Every year, the inevitable release of Apple’s new iPhone, usually sometime in September, is always a big event. Equally as inevitable are the rash of boring reviews stating the same thing over and over. “The best iPhone yet,” “Like the old iPhone but better!” So on and so on.
Since we’ve never really been Apple’s best buds, we’ve only just received our first new iPhones just like everyone else in the world, so we’re going to spend the next week tearing into the iPhones’ newest features — from all the big stuff paraded on stage earlier this month to the small tweaks tucked in darker corners. We’ll be exploring it all.
But first lets look at possibly the most important feature of any smartphone — its lasting first impression.
The iPhone has never historically had problems grabbing the longing attention of soon-to-be owners thanks in part to its primarily aluminium design, and like all s-series iPhones before it, it looks much like last year’s model, exactly in fact, minus a millimetre or a gram here and there.
Oh, and there’s a rose gold option now. I got the rose gold. It’s nice! Gold, you know, with a rosy colouration.
Other than that, it’s still incredibly thin, incredibly slippery, and incredibly well-built. There’s no visible difference. Whatever wowed you on the outside last year, still applies here. It’s a great looking piece of phone.
So all attention turns toward the iPhone innards and iOS 9, which comes with a portfolio of newness meant to entice you from whatever pocket computer your wielding to the new iPhone 6s. Does it work?
A step towards a more useful iPhone
I’m mostly an Android user, but I’ve always appreciated the high-level of spit shine that Apple applies to smartphones, making them easily accessible for everyone. Still, one of my personal problems with the iPhone is the almost complete inability to become a power user (other than jailbreaking the thing). For example, you can’t customise your home screen except by just moving tiles around. Widgets (a relatively recent addition to iOS compared to Android) are all relegated to a drop down menu, and as a whole, the operating system just has limited optimization options where Android has legion.
But with the iPhone 6s equipped with iOS 9, you can see that all changing. It’s a partnership between hardware and software that’s actually making the iPhone feel like something you can actually optimise in some ways. The two big powerful updates are Siri and 3D touch.
All iPhones from 4s on have the ability to access the all-new iOS 9 Siri. The added Proactive feature, which intelligently suggests apps, contacts, news, and all sorts of stuff, is one example of Apple opening up just a little bit. Don’t get me wrong. I’d still take a fully integrated Google Now over what Apple is currently selling, but it’s at least a step in the right direction.
Combine the new Siri with the iPhone 6s’ coolest new feature, 3D Touch and well, now you’re on to something. For those of you who don’t know yet, 3D Touch is a new multitasking layer built into iOS 9, utilising new hardware in the iPhone 6S. Now, you can deep press on icons for shortcuts to specifics actions within those apps. A regular tap does what you’d expect — like opening a like or a shortcut — but a slightly longer touch does something entirely different. When you activate 3D Touch, the phone gives you a little haptic tickle, which helps guide you along.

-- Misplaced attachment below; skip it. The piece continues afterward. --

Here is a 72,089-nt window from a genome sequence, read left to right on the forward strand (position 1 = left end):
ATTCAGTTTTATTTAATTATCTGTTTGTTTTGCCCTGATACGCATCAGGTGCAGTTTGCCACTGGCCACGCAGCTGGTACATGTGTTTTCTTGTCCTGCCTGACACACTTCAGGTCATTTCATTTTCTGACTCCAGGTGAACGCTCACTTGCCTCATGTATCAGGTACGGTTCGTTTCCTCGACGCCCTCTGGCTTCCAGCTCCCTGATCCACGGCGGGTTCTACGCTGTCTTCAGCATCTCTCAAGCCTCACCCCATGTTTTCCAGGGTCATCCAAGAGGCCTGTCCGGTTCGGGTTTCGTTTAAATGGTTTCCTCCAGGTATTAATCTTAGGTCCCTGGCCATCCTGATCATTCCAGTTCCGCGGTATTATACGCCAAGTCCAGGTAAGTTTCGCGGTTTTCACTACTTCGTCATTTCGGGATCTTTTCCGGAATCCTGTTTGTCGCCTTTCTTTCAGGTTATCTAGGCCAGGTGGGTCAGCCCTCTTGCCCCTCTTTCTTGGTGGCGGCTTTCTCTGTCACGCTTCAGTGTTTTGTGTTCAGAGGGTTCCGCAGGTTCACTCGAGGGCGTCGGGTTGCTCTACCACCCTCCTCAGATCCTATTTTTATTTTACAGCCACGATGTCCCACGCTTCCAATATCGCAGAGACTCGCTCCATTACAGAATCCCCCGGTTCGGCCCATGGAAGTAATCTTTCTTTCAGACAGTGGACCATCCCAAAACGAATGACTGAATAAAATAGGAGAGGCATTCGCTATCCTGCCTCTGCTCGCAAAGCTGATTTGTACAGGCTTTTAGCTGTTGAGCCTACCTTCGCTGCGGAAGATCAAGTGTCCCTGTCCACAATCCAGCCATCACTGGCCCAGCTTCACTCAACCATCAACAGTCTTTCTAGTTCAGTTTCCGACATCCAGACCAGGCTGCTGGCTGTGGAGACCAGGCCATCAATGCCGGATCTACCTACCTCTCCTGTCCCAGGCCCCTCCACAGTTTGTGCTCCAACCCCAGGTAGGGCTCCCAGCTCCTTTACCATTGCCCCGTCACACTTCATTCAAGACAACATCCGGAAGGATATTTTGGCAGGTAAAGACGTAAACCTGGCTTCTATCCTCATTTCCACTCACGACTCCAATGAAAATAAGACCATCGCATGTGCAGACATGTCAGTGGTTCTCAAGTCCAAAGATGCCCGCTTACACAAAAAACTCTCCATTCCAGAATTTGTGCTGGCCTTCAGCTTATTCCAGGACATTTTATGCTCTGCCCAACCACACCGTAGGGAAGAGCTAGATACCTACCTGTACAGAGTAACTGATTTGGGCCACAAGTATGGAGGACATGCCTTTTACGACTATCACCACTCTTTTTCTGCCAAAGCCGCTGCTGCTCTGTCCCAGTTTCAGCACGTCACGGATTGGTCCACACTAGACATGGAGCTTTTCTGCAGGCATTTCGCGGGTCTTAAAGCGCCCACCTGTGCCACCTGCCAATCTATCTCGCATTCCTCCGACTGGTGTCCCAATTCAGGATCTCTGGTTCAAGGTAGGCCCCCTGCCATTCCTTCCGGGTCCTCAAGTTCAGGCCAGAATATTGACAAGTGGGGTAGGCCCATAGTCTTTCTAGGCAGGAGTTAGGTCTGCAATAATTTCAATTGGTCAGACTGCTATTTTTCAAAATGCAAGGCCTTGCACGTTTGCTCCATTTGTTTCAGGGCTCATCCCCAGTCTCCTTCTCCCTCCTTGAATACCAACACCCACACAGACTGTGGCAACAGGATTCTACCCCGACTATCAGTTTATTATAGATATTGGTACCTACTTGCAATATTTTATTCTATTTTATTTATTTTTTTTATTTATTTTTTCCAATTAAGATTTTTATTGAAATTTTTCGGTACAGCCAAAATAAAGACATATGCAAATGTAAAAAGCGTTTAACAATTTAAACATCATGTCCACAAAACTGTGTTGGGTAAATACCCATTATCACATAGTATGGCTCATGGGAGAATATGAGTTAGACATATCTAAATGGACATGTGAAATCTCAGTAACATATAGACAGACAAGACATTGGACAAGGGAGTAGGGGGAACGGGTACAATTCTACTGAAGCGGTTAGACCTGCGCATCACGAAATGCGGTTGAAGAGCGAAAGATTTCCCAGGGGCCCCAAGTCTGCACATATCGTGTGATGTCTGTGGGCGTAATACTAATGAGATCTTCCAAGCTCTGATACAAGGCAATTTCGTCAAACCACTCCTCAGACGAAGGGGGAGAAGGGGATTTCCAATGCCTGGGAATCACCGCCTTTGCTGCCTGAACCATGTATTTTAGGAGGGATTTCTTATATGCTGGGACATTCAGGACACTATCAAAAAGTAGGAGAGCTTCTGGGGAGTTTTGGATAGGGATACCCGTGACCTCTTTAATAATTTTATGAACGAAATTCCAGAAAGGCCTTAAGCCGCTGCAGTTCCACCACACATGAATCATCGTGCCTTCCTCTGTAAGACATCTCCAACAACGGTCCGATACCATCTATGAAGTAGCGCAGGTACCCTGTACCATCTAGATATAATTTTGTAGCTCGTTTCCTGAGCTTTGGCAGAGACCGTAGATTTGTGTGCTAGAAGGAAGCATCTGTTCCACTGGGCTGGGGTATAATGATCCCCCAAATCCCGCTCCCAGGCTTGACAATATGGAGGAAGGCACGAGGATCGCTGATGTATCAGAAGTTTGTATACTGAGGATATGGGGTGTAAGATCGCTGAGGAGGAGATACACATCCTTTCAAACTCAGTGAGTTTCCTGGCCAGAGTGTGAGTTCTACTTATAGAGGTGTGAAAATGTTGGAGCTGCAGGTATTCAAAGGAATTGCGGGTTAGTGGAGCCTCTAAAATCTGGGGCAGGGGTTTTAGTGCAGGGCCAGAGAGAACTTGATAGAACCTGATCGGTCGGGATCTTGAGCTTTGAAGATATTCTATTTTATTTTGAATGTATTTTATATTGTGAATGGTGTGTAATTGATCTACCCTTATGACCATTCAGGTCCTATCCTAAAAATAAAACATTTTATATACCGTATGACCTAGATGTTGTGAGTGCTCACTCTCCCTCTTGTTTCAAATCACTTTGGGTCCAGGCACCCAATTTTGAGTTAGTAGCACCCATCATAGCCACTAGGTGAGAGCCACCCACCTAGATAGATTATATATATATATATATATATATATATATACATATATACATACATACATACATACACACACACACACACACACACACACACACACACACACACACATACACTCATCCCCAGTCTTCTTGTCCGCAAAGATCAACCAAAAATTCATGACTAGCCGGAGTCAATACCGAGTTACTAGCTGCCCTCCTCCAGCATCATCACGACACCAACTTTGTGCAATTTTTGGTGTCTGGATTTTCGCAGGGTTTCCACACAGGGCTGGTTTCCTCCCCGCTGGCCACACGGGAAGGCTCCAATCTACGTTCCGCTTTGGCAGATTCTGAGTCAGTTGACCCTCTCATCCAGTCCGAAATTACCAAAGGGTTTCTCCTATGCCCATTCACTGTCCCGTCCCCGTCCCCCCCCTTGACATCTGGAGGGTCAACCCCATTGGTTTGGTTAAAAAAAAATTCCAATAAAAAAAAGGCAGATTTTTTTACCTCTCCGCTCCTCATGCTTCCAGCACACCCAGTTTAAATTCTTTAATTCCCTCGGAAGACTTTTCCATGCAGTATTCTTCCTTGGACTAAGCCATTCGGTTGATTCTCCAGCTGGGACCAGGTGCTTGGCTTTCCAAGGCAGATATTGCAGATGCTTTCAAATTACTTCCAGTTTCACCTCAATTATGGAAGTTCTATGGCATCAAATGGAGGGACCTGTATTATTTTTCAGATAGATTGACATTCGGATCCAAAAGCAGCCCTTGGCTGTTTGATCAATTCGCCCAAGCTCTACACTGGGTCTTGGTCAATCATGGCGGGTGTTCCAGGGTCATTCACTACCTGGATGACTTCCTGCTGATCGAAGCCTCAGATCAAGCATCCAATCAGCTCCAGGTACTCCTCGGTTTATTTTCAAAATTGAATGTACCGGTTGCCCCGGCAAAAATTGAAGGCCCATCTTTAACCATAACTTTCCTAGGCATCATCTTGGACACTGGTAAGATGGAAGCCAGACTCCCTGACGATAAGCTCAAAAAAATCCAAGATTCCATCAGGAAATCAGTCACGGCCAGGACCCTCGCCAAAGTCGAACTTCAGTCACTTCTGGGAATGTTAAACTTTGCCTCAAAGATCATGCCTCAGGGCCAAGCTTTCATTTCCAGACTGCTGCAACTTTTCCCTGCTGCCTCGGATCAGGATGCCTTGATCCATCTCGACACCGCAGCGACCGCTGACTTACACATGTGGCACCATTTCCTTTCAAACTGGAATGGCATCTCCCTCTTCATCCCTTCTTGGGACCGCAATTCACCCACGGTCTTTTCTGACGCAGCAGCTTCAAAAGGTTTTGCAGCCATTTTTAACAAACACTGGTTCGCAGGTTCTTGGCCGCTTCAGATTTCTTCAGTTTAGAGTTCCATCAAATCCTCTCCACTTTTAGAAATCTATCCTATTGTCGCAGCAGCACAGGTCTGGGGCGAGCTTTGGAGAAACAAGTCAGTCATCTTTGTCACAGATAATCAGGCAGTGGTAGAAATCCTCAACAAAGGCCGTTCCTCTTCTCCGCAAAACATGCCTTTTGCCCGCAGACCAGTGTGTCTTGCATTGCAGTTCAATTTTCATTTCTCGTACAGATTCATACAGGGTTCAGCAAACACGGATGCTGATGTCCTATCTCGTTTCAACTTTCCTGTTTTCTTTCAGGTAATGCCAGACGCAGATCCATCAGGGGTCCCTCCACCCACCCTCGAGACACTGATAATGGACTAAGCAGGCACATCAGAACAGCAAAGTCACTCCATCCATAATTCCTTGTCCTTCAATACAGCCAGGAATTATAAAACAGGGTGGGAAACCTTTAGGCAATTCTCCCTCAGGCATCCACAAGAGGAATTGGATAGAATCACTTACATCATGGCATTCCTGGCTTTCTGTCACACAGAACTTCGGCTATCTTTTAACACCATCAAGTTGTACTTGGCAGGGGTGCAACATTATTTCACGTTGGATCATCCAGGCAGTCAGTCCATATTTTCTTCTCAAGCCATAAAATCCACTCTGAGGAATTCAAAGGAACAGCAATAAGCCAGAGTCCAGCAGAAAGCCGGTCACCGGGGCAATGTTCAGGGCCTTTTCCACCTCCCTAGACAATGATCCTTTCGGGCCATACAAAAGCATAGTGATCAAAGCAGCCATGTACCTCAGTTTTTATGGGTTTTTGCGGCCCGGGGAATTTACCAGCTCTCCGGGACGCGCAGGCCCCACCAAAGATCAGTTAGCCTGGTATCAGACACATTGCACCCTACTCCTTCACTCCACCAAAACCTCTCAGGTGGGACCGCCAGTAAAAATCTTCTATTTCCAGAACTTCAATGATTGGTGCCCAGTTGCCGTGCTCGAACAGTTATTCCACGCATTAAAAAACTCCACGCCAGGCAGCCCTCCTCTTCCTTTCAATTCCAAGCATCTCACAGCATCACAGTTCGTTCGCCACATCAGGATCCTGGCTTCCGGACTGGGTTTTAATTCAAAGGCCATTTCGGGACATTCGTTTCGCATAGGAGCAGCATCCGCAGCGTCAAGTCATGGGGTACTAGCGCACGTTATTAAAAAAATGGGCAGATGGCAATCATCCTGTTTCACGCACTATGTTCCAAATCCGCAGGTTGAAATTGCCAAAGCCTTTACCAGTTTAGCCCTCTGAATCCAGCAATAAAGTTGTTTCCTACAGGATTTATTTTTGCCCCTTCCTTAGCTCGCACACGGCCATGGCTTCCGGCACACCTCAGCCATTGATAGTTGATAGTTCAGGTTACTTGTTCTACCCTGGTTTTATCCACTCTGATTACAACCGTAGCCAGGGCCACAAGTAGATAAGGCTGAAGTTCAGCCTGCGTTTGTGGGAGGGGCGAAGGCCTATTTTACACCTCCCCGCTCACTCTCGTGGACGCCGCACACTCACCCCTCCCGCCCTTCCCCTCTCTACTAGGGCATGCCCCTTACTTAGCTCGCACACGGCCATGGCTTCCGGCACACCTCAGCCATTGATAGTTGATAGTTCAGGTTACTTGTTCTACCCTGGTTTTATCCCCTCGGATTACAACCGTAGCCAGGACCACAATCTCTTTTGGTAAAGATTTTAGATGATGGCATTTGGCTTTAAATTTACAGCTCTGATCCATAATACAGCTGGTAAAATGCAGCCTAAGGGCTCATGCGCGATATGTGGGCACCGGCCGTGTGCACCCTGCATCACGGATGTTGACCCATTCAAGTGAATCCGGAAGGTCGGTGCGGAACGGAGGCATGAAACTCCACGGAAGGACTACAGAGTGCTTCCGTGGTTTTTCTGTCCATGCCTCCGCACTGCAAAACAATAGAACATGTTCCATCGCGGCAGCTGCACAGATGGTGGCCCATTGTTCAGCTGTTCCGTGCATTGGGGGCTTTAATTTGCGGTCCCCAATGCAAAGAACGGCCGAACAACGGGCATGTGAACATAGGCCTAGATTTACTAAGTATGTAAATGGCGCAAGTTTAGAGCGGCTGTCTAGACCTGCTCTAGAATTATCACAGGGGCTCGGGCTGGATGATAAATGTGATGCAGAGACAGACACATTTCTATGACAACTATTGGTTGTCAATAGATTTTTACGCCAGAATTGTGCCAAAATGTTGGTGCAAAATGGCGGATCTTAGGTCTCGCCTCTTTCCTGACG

In just the brief 24 hours that I’ve had it, I can feel myself thinking differently about how to actually use an iPhone. For example, instead of thinking “Open Instagram”, I’m already remembering some of the actions enabled by 3D Touch’s hard press, like “Direct”, “Search”, “View Activity” or “New Post”. I’m noticeably getting things done quicker. Saving a little time here and there really adds up a more seamless experience. When it works, it’s really, really great.
With the new powers comes a learning curve. For one, not all apps are created equal. Some apps just don’t have any 3D Touch capabilities — at least not yet. So often you’ll hard press on an app and just get a little angry haptic feedback right back at you, without anything actually happening. Learning all the apps that work well with 3D Touch will require trial and error and while many apps don’t use the feature yet, most likely will eventually.
Beyond 3D Touch, there are a few other features I think I could grow to love. For example, I’m intrigued by Live Photos, which are are animated for a brief second before showing off the actual shot you took. (HTC and Nokia have been toying with this general concept for years.) The iPhone 6s’ 4K video might also set me clamouring to the Apple Store, but I still feel there aren’t very many ways to actually play 4K content. What, you haven’t shelled out big bucks for a 4K TV yet?
After only 24 hours, the iPhone 6s already feels a little more grown up, a little more powerful, and honestly, a little more useful. It allows someone to actually become a pro at using the iPhone, leveraging new 3D Touch-enabled shortcuts and Siri’s upgraded intelligence.
I’m looking forward to the week ahead.